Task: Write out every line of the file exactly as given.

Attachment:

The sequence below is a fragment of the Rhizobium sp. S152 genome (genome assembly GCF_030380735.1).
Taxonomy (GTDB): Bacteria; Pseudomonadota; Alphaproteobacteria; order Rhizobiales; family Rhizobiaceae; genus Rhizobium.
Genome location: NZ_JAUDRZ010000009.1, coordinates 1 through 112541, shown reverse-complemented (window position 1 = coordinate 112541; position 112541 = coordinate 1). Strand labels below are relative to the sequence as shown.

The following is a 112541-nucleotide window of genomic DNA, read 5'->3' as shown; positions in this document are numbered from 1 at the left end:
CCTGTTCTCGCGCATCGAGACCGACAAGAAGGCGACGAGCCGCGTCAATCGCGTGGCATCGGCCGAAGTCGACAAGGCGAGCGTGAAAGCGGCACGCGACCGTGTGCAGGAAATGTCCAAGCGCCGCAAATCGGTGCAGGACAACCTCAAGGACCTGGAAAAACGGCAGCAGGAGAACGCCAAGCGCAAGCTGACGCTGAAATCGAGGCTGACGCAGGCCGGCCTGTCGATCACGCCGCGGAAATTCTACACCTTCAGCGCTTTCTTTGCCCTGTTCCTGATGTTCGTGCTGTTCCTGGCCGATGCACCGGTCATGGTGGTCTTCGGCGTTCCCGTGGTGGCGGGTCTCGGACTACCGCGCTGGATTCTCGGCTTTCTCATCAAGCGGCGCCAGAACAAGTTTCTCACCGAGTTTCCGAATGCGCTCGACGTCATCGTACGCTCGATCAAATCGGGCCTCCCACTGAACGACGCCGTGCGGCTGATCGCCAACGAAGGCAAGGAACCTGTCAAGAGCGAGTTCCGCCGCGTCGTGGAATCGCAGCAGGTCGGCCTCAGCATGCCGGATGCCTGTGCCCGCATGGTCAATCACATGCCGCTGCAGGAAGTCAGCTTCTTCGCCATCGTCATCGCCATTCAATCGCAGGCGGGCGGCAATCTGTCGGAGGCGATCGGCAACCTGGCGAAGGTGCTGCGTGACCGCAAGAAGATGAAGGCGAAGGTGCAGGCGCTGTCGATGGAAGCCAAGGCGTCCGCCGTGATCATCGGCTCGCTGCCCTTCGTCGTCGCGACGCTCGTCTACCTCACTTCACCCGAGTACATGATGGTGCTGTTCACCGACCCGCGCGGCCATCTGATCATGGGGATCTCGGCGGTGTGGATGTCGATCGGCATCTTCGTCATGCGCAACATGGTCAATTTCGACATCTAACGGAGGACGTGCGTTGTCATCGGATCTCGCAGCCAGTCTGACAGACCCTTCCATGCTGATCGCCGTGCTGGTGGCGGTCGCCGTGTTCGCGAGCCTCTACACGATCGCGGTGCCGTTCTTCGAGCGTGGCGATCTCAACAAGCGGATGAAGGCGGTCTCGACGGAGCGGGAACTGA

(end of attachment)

The sequence below is a fragment of the Rhizobium sp. S152 genome (genome assembly GCF_030380735.1).
Taxonomy (GTDB): Bacteria; Pseudomonadota; Alphaproteobacteria; order Rhizobiales; family Rhizobiaceae; genus Rhizobium.
Genome location: NZ_JAUDRZ010000009.1, coordinates 1 through 112541, shown reverse-complemented (window position 1 = coordinate 112541; position 112541 = coordinate 1). Strand labels below are relative to the sequence as shown.

The following is a 112541-nucleotide window of genomic DNA, read 5'->3' as shown; positions in this document are numbered from 1 at the left end:
CCTGTTCTCGCGCATCGAGACCGACAAGAAGGCGACGAGCCGCGTCAATCGCGTGGCATCGGCCGAAGTCGACAAGGCGAGCGTGAAAGCGGCACGCGACCGTGTGCAGGAAATGTCCAAGCGCCGCAAATCGGTGCAGGACAACCTCAAGGACCTGGAAAAACGGCAGCAGGAGAACGCCAAGCGCAAGCTGACGCTGAAATCGAGGCTGACGCAGGCCGGCCTGTCGATCACGCCGCGGAAATTCTACACCTTCAGCGCTTTCTTTGCCCTGTTCCTGATGTTCGTGCTGTTCCTGGCCGATGCACCGGTCATGGTGGTCTTCGGCGTTCCCGTGGTGGCGGGTCTCGGACTACCGCGCTGGATTCTCGGCTTTCTCATCAAGCGGCGCCAGAACAAGTTTCTCACCGAGTTTCCGAATGCGCTCGACGTCATCGTACGCTCGATCAAATCGGGCCTCCCACTGAACGACGCCGTGCGGCTGATCGCCAACGAAGGCAAGGAACCTGTCAAGAGCGAGTTCCGCCGCGTCGTGGAATCGCAGCAGGTCGGCCTCAGCATGCCGGATGCCTGTGCCCGCATGGTCAATCACATGCCGCTGCAGGAAGTCAGCTTCTTCGCCATCGTCATCGCCATTCAATCGCAGGCGGGCGGCAATCTGTCGGAGGCGATCGGCAACCTGGCGAAGGTGCTGCGTGACCGCAAGAAGATGAAGGCGAAGGTGCAGGCGCTGTCGATGGAAGCCAAGGCGTCCGCCGTGATCATCGGCTCGCTGCCCTTCGTCGTCGCGACGCTCGTCTACCTCACTTCACCCGAGTACATGATGGTGCTGTTCACCGACCCGCGCGGCCATCTGATCATGGGGATCTCGGCGGTGTGGATGTCGATCGGCATCTTCGTCATGCGCAACATGGTCAATTTCGACATCTAACGGAGGACGTGCGTTGTCATCGGATCTCGCAGCCAGTCTGACAGACCCTTCCATGCTGATCGCCGTGCTGGTGGCGGTCGCCGTGTTCGCGAGCCTCTACACGATCGCGGTGCCGTTCTTCGAGCGTGGCGATCTCAACAAGCGGATGAAGGCGGTCTCGACGGAGCGGGAACTGA